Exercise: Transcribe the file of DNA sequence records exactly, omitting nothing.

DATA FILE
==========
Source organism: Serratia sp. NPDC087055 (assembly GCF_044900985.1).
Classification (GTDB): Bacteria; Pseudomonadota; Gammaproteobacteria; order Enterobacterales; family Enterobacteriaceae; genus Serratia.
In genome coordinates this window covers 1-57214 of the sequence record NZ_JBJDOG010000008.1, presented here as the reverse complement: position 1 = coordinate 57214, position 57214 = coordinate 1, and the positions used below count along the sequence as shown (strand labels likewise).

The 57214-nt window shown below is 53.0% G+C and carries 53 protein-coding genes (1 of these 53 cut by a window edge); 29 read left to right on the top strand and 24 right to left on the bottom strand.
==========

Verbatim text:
Source organism: Serratia sp. NPDC087055 (assembly GCF_044900985.1).
Classification (GTDB): Bacteria; Pseudomonadota; Gammaproteobacteria; order Enterobacterales; family Enterobacteriaceae; genus Serratia.
In genome coordinates this window covers 1-57214 of the sequence record NZ_JBJDOG010000008.1, presented here as the reverse complement: position 1 = coordinate 57214, position 57214 = coordinate 1, and the positions used below count along the sequence as shown (strand labels likewise).

The 57214-nt window shown below is 53.0% G+C and carries 53 protein-coding genes (1 of these 53 cut by a window edge); 29 read left to right on the top strand and 24 right to left on the bottom strand.